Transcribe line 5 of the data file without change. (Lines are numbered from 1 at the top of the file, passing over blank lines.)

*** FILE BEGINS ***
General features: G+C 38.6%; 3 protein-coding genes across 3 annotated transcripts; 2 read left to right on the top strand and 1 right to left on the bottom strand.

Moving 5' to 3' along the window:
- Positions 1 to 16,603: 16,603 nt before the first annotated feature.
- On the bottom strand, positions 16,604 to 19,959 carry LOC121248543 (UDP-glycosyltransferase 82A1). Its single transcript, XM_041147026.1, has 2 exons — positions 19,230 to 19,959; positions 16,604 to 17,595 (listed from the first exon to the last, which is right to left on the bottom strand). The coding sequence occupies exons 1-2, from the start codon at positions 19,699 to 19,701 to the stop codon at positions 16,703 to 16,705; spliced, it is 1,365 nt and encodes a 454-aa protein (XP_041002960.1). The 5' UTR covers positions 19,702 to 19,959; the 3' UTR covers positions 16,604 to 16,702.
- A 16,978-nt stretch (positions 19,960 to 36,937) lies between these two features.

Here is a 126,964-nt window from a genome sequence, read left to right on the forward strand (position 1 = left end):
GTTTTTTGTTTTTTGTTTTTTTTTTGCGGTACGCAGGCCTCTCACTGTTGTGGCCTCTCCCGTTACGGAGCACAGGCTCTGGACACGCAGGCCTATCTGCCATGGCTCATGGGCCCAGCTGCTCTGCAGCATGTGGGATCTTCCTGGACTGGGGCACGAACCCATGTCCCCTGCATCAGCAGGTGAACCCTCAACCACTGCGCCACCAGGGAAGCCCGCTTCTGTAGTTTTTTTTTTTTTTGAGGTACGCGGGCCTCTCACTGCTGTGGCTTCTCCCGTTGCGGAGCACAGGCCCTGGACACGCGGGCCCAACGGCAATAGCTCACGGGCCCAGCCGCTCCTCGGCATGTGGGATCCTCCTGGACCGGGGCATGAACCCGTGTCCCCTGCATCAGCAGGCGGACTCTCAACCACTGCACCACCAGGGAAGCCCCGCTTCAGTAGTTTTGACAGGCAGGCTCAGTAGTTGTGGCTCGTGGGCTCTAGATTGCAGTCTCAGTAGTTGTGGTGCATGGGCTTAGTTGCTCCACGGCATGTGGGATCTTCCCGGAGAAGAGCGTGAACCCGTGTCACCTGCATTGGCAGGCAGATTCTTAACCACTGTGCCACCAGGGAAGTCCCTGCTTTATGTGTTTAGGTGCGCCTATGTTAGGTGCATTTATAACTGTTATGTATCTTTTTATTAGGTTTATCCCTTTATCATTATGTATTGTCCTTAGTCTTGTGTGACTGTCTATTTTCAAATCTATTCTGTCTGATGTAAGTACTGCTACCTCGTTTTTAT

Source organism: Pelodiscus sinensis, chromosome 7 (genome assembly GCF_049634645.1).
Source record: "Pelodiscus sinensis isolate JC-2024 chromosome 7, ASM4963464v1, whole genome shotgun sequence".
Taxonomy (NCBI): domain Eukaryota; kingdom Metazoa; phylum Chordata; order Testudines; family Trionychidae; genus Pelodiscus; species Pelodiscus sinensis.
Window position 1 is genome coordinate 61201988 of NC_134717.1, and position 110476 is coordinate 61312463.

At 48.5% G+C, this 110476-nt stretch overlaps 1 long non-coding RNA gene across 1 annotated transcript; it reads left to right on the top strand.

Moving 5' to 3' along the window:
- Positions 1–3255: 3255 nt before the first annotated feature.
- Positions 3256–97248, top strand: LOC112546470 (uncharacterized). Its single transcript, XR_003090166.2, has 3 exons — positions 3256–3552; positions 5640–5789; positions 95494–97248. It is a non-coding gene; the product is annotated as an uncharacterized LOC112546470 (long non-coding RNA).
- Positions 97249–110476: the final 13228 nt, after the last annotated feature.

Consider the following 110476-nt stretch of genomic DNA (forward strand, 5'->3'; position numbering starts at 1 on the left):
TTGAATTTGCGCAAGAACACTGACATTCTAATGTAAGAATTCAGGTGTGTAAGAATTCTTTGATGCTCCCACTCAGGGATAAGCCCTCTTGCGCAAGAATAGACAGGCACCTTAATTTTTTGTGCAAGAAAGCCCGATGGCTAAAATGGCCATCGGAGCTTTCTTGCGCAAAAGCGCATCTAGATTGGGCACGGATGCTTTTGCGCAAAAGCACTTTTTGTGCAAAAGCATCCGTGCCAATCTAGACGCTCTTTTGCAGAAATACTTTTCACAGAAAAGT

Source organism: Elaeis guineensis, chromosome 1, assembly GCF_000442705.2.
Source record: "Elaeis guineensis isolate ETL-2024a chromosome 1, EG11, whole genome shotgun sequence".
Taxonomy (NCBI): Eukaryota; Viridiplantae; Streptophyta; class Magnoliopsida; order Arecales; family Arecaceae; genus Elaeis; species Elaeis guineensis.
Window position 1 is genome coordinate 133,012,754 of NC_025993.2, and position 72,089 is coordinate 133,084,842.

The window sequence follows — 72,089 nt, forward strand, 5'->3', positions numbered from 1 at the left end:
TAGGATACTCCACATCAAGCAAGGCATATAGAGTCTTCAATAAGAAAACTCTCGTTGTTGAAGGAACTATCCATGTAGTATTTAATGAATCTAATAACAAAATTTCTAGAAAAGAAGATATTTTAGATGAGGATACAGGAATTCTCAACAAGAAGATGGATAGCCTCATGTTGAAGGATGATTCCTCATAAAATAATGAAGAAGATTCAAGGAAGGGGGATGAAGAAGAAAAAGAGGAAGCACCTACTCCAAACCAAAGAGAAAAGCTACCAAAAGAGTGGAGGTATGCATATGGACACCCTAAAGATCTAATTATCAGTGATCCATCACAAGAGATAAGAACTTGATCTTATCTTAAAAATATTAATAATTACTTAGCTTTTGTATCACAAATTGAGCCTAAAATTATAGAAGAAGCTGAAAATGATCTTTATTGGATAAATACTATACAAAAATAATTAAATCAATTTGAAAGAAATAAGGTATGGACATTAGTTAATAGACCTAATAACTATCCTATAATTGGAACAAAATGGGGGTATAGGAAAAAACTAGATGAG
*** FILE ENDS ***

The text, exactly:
- A 16,978-nt stretch (positions 19,960 to 36,937) lies between these two features.